Vitamin B12 deficiency is a potential problem for vegans, so that the use of vitamin B12-fortified foods or supplements are essential. Their diet does not regularly consume reliable sources of vitamin B12, like lacto-ovo-vegetarians who get it from dairy and eggs. Vitamin B12 deficiencies can cause neurological problems. Vitamin B12 deficiencies are stated to be more linked to improper absorption rather than low consumption of vitamin B12.
Vegans tend to have lower blood levels of EPA and DHA (omega 3 fatty acids), which are important for heart, brain and eye health. These can be supplemented or fortified in foods and should be regularly consumed.
Vegans generally have an adequate iron intake and do not experience anemia more frequently than others. However, vegetarians and vegans are recommended to intake 1.8 times more iron daily. This has to do with the "bioavailability" of the iron in meats being a more absorbable form in our bodies.
Vitamin D status is also of concern for vegans, because the supplemental form is not absorbed as well as the animal-derived form. The same absorption factor leads to consideration for risk of zinc deficiencies in vegan diets, but it is also stated that overt zinc deficiency is not evident in Western vegetarians. Lastly, studies suggest that vegans who do not consume key sources of iodine, such as iodized salt or sea vegetables, may be at risk for iodine deficiency, because plant-based diets are generally low in iodine.
What are the benefits of becoming vegan?
In general, vegans tend to have lower blood cholesterol levels, lower risk of heart disease, blood pressure, and Type 2 diabetes. They also tend to have lower risk of cancer and lower BMI (body mass index, a measurement of weight).
Vegans also have higher consumption of whole grains, soy and nuts, which all help protect the heart. Though there is a potential lower risk of cancer, further research is needed to provide more conclusions. An example of a benefit to being vegan is a decreased risk of colorectal cancer. Red meat and processed meat consumption are often associated with an increased risk of colorectal cancer. Vegans do consume considerably more beans, fruits, vegetables, fiber and vitamin C, which also help protect against cancer.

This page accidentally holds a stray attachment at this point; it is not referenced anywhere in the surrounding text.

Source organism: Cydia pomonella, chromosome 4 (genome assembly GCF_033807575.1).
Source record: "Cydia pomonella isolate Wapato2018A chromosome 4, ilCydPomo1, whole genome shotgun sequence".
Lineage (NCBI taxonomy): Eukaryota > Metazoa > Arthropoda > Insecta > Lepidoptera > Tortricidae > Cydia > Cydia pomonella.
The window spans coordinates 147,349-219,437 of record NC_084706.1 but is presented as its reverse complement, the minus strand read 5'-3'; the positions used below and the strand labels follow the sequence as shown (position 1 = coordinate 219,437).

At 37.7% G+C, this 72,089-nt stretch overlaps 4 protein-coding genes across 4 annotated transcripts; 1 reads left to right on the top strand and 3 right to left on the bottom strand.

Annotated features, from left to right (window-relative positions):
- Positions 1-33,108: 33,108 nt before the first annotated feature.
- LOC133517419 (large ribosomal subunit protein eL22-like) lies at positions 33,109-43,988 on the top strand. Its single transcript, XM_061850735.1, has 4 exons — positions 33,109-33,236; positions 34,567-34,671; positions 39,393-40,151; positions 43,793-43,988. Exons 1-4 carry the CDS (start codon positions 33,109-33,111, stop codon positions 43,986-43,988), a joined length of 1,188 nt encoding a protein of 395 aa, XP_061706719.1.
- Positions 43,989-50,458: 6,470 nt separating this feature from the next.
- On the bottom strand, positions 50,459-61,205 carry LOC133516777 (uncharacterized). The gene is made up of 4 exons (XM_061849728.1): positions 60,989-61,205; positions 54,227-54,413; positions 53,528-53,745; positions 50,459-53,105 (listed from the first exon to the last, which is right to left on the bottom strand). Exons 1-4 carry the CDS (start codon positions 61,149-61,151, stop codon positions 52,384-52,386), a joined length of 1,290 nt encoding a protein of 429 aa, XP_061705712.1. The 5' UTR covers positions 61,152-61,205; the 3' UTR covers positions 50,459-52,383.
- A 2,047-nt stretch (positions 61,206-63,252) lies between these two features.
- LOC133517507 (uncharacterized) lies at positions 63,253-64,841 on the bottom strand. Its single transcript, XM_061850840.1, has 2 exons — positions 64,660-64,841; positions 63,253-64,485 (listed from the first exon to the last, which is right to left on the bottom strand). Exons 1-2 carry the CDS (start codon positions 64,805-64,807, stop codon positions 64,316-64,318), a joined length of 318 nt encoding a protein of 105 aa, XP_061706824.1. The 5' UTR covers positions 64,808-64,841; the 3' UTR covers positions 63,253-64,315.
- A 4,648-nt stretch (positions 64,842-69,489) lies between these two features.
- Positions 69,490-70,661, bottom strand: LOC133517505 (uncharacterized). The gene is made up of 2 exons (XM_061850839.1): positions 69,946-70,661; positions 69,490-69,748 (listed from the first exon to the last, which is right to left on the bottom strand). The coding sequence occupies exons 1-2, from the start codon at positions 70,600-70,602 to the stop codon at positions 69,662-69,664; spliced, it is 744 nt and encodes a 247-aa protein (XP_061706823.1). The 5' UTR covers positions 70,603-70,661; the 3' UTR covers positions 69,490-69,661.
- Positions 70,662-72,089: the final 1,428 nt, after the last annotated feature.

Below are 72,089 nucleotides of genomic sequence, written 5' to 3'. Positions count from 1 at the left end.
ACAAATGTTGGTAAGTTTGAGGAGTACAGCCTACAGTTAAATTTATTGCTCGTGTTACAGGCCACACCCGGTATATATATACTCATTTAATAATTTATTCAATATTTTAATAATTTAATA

There are also some nutrients that are more highly consumed in vegan diets. These include fiber, magnesium, potassium, vitamin C, E, folate, carotenoids, flavanoids and other phytochemicals. All of which are beneficial to build and maintain a healthy, functioning body.
What are some mistakes people make when they transition to vegan?
Some vegans begin eating the same amount as their pre-vegan days and complain of hunger. They may not be eating enough, because when they move to more whole-plant foods, they now have to eat larger quantities of food, due to the lower caloric density of typical vegan foods.
People also commonly mistake that just because its vegan, it's very healthy. They may load up on processed veggie burgers, cheese, veggie hot dogs and other processed veggie-based foods. Some of these foods aren't providing the nutritional benefits given from whole, nonprocessed foods.
It's also important to not forget to pack snacks when away from the home. Many restaurants now have plenty of options for plant-based eaters, but not all of them. So it's wise to carry snacks (like nuts) if people find themselves in a place where they have nothing substantial to eat. It's also very important to remember to pay attention to the physical needs of one's body. Alterations in diet patterns take time for your body to adjust. Cravings can be a sign that your body needs specific nutrients. Assessing the craving helps to see what is lacking. For example, if a new vegan has been living off salads and is craving fat or salt, they may need to include more healthy fats like avocado or olive oil in their diet. The key is to listen to the body and what it needs.